Canada’s unions call anti-pension bill C-27 a betrayal

November 16, 2016

Canada’s unions are organizing against Bill C-27 a new piece of federal legislation that enables Crown corporations and federal private-sector employers to back out of defined-benefit pension commitments.

“This bill was announced without consultation or advance notice, though it directly contradicts election promises to stabilize and improve retirement security,” said CLC President Hassan Yussuff, who wrote a letter to Finance Minister Bill Morneau outlining the CLC’s opposition to the bill.

Currently, defined-benefit (DB) pensions provide stability and security to employees because employers are legally obliged to fund employees’ earned benefits. Already earned benefits are legally protected. Bill C-27 removes employers’ legal requirements to fund plan benefits, which means that benefits could be reduced going forward or even retroactively. Even people already retired could find their existing benefits affected, after paying in their entire working lives.

The bill would also invite employers to establish inferior, less-secure target-benefit (TB) plans, and persuade individual members to give up their DB benefits in exchange for the new plan.

“Bill C-27 invites employers and other plan sponsors to abandon their pension promises to employees and retirees, downloading virtually all plan risks brought on by market volatility from employers to workers and retirees,” Yussuff wrote to Morneau. “This is an unconscionable betrayal of the legal rights and protections of plan members.”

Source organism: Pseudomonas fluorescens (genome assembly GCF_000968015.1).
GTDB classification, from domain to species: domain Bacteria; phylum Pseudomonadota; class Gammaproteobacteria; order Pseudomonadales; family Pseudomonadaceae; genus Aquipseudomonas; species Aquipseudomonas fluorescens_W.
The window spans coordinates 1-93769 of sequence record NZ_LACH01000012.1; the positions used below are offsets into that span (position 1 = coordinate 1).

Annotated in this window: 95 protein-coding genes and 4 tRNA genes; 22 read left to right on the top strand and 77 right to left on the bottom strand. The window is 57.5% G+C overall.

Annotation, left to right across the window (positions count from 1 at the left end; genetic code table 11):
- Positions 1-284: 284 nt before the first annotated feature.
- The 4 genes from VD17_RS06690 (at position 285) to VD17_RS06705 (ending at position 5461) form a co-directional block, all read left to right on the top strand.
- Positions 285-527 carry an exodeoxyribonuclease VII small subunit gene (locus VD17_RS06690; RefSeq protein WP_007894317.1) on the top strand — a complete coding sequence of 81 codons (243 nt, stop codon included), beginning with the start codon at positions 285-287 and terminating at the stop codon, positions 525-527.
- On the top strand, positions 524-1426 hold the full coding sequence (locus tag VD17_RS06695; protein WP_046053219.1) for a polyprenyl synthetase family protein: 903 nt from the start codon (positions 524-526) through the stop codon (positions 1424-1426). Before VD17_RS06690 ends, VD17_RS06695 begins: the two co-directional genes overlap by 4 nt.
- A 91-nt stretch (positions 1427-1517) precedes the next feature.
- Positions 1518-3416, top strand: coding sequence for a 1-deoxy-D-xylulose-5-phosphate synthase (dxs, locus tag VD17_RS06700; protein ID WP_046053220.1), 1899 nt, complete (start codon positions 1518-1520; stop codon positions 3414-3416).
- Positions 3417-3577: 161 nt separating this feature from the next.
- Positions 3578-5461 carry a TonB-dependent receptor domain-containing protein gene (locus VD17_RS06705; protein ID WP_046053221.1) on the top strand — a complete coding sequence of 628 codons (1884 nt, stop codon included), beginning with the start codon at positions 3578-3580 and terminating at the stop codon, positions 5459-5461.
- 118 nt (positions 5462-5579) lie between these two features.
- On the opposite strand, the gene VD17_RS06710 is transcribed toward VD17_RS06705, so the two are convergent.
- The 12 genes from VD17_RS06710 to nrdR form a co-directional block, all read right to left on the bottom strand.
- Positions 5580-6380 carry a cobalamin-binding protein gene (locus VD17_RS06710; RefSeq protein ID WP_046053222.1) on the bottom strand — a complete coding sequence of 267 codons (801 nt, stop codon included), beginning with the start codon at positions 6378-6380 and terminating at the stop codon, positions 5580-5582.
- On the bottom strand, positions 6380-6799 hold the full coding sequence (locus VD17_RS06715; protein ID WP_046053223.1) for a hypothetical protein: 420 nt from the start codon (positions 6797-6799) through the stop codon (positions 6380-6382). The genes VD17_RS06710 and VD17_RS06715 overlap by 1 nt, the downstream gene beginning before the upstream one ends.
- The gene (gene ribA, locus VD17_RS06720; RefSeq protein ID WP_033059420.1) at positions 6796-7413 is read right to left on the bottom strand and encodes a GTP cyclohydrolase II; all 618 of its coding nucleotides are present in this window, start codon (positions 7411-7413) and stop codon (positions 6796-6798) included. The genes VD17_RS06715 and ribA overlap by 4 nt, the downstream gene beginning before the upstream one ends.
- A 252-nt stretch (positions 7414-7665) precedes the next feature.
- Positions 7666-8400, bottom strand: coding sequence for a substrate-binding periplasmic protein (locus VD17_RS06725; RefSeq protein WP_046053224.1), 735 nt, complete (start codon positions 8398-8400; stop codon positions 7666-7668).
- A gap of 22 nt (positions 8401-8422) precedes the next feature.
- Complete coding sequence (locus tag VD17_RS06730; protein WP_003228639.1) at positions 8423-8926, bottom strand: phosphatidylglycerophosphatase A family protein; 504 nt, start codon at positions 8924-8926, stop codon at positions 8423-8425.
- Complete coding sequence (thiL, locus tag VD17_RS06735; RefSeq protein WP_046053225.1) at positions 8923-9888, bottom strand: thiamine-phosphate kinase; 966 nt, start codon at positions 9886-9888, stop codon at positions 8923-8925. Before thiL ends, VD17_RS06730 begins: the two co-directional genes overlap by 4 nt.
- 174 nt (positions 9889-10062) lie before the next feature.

In 2014 Stephen Harper’s Conservatives launched public consultations on a similar framework, but after overwhelmingly negative feedback from unions, retirees and other stakeholders, they scuttled the idea. 

“This is very dangerous legislation that was even rejected by Harper’s Conservatives, and I’m urging the current government to abandon it now,” said Yussuff.

Yussuff noted the sole jurisdiction where employers are allowed to back out of promises to pay already-earned DB pensions is New Brunswick. Since 2012, when New Brunswick’s Conservative government introduced their legislation, New Brunswick has seen class action lawsuits, constitutional challenges, and plummeting defined-benefit planned membership. 

“Instead of following the Conservatives’ example, we urge the federal government to strengthen and expand pension and retirement security. If they instead go ahead with C-27, we are prepared to work very hard to ensure Canadians’ opposition is heard loud and clear,” said Yussuff. 

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